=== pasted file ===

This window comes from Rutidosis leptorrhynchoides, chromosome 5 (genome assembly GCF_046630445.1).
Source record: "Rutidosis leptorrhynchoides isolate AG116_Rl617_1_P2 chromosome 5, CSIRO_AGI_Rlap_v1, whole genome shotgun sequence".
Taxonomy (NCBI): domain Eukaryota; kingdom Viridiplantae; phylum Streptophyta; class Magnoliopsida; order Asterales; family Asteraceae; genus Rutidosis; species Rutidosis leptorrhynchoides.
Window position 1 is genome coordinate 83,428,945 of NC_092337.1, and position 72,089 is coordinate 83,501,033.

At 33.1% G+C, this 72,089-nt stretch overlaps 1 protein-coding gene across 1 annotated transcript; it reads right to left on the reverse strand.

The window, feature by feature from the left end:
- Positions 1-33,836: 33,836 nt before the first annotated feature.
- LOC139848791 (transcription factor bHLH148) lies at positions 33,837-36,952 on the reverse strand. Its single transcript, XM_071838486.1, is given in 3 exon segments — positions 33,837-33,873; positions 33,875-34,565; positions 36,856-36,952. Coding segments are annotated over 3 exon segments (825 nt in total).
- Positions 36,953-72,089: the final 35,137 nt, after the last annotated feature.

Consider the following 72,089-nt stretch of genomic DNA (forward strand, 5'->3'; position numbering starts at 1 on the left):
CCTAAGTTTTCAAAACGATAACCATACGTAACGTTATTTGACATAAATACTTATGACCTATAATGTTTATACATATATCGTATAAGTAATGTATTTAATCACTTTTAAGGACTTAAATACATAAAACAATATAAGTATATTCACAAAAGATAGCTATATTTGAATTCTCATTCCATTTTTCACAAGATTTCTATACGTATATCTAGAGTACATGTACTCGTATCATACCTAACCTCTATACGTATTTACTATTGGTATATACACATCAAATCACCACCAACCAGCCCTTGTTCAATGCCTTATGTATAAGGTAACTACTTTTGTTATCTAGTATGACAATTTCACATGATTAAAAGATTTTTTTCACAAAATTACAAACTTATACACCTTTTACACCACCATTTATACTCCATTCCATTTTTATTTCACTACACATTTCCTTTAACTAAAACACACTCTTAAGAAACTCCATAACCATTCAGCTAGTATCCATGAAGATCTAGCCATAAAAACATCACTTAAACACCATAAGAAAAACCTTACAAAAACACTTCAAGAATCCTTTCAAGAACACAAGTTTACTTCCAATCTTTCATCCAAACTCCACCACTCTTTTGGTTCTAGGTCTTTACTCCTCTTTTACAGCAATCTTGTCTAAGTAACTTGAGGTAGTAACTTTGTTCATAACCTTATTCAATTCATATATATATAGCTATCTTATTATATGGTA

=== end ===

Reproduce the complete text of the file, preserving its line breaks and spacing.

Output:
This window comes from Rutidosis leptorrhynchoides, chromosome 5 (genome assembly GCF_046630445.1).
Source record: "Rutidosis leptorrhynchoides isolate AG116_Rl617_1_P2 chromosome 5, CSIRO_AGI_Rlap_v1, whole genome shotgun sequence".
Taxonomy (NCBI): domain Eukaryota; kingdom Viridiplantae; phylum Streptophyta; class Magnoliopsida; order Asterales; family Asteraceae; genus Rutidosis; species Rutidosis leptorrhynchoides.
Window position 1 is genome coordinate 83,428,945 of NC_092337.1, and position 72,089 is coordinate 83,501,033.

At 33.1% G+C, this 72,089-nt stretch overlaps 1 protein-coding gene across 1 annotated transcript; it reads right to left on the reverse strand.

The window, feature by feature from the left end:
- Positions 1-33,836: 33,836 nt before the first annotated feature.
- LOC139848791 (transcription factor bHLH148) lies at positions 33,837-36,952 on the reverse strand. Its single transcript, XM_071838486.1, is given in 3 exon segments — positions 33,837-33,873; positions 33,875-34,565; positions 36,856-36,952. Coding segments are annotated over 3 exon segments (825 nt in total).
- Positions 36,953-72,089: the final 35,137 nt, after the last annotated feature.

Consider the following 72,089-nt stretch of genomic DNA (forward strand, 5'->3'; position numbering starts at 1 on the left):
CCTAAGTTTTCAAAACGATAACCATACGTAACGTTATTTGACATAAATACTTATGACCTATAATGTTTATACATATATCGTATAAGTAATGTATTTAATCACTTTTAAGGACTTAAATACATAAAACAATATAAGTATATTCACAAAAGATAGCTATATTTGAATTCTCATTCCATTTTTCACAAGATTTCTATACGTATATCTAGAGTACATGTACTCGTATCATACCTAACCTCTATACGTATTTACTATTGGTATATACACATCAAATCACCACCAACCAGCCCTTGTTCAATGCCTTATGTATAAGGTAACTACTTTTGTTATCTAGTATGACAATTTCACATGATTAAAAGATTTTTTTCACAAAATTACAAACTTATACACCTTTTACACCACCATTTATACTCCATTCCATTTTTATTTCACTACACATTTCCTTTAACTAAAACACACTCTTAAGAAACTCCATAACCATTCAGCTAGTATCCATGAAGATCTAGCCATAAAAACATCACTTAAACACCATAAGAAAAACCTTACAAAAACACTTCAAGAATCCTTTCAAGAACACAAGTTTACTTCCAATCTTTCATCCAAACTCCACCACTCTTTTGGTTCTAGGTCTTTACTCCTCTTTTACAGCAATCTTGTCTAAGTAACTTGAGGTAGTAACTTTGTTCATAACCTTATTCAATTCATATATATATAGCTATCTTATTATATGGTA